Chronic fatigue. Depression. Thyroid issues. Anaemia. Pretty much any illness that results in fatigue.

    It's not rocket science. You push his shift back half an hour, he pushes his alarm clock back half an hour. You haven't solved the underlying problem, which is fatigue causing him to struggle to get out of bed in the morning.

    As for his work performance - again, that's for his managers to deal with. If they're happy with his work, then you don't really have a legitimate reason not to be.
  16. greg1075

    greg1075 Valued Member

    There's a wrongful termination lawsuit factor at play too, here. A lady who worked for my department was finally let go a few years. To put it simply, she was terrible at her job and had other issues HR put up with for a while. She was in her 50s. When she got canned, she sued for age discrimination - just to give you an idea of the type of repercussions and headaches canning someone can bring to a company. That and the fact that the company has a history of being very slow at cutting the people who need to be cut. There's an ongoing joke that you need to kill someone to be let go around here. I have brought it up. Everyone knows about it and everyone is aggravated by it, staff and managers alike. I have no problem accommodating medical issues of any sort but the guy's pattern makes no sense. That's actually why I asked if someone had any experience with something similar.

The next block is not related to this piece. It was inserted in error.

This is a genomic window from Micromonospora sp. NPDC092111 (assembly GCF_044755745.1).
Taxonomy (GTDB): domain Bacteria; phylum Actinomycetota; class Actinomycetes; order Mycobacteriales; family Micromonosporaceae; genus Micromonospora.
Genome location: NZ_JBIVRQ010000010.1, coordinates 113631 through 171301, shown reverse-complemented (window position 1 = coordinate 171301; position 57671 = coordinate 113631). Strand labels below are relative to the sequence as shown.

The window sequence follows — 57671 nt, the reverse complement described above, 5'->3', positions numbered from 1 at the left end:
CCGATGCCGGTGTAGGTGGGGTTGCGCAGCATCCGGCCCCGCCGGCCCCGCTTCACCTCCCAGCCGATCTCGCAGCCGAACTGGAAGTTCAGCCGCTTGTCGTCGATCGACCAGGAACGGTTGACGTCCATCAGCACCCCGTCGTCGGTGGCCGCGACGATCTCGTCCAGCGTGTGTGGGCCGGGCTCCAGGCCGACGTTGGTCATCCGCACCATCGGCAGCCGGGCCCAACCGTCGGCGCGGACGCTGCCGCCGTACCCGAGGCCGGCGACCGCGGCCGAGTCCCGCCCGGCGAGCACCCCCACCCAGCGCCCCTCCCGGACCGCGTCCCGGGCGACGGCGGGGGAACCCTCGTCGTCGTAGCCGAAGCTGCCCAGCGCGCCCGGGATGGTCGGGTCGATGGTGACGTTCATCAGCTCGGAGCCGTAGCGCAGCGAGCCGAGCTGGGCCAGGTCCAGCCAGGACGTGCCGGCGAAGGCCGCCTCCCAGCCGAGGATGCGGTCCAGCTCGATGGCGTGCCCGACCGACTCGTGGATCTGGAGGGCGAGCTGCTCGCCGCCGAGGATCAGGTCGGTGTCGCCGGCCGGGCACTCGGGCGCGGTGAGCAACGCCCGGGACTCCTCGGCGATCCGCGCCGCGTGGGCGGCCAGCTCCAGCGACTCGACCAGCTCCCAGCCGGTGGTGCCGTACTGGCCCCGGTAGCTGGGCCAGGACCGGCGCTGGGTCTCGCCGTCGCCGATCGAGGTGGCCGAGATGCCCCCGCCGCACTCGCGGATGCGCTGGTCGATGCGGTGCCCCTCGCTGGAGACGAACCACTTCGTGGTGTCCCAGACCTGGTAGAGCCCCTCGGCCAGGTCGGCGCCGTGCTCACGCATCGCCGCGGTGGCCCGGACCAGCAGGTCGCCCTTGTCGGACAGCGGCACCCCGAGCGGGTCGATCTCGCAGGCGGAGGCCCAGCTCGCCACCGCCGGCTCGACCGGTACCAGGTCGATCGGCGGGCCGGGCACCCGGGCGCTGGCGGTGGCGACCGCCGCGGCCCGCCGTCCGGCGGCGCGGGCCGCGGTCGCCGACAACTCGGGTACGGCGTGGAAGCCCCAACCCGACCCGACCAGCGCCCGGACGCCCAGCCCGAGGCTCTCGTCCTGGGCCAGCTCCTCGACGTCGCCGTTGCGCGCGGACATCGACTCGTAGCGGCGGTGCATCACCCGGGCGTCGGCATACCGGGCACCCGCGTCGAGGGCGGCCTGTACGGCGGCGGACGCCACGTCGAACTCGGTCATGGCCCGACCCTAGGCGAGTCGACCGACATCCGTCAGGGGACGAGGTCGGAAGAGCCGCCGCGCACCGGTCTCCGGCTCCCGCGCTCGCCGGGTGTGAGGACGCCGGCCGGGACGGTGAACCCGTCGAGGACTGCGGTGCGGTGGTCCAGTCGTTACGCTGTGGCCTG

17. holyheadjch

    holyheadjch Valued Member

    If the company did its job properly, the tribunal will be thrown out. If they didn't, then they deserve everything that's coming to them.

    There's a horrible irony about workers complaining about how hard it is to get fired from their job. In a sane world, that's something you should be very happy about.
  18. Van Zandt

    Van Zandt Mr. High Kick

    Costs for recruiting and training just one new employee are extensive in most sectors; companies would be wise to delay throwing away that investment unless absolutely necessary (i.e. in cases of gross misconduct).

    Your company will have a grievance procedure. I suggest you follow it if you're not satisfied with your manager's handling of the situation.

    Or you could, y'know, talk to your colleague and ask if they need help?
  19. Mushroom

    Mushroom De-powered to come back better than before.

    As I work shifts and on a 1 in-1out team handover pattern...meaning I can't go home until someone takes over from me.
    As unwritten rule/professional courtesy, we all take over about 10mins early.....

    Except 1. There's always 1!

    Sometimes I would be on my way out of the building and I would be seeing her just driving into the complex or parking her car when she should be already at her desk.

    Then waltzes in like nothing happened.
    But when she is at her desk, with 5 mins to go, she's complaining that she is still there.

    Here's the kicker. She lives across the road and DRIVES into work. Then complains she's fat.

    Management did put her on a warning so since then she's been relatively on time.

    Thats just my story/rant.
  20. Johnno

    Johnno Valued Member

    Couldn't the chap who always comes in late simply work a bit later to make up for it? Or are there specific times of the day when the work needs to be done?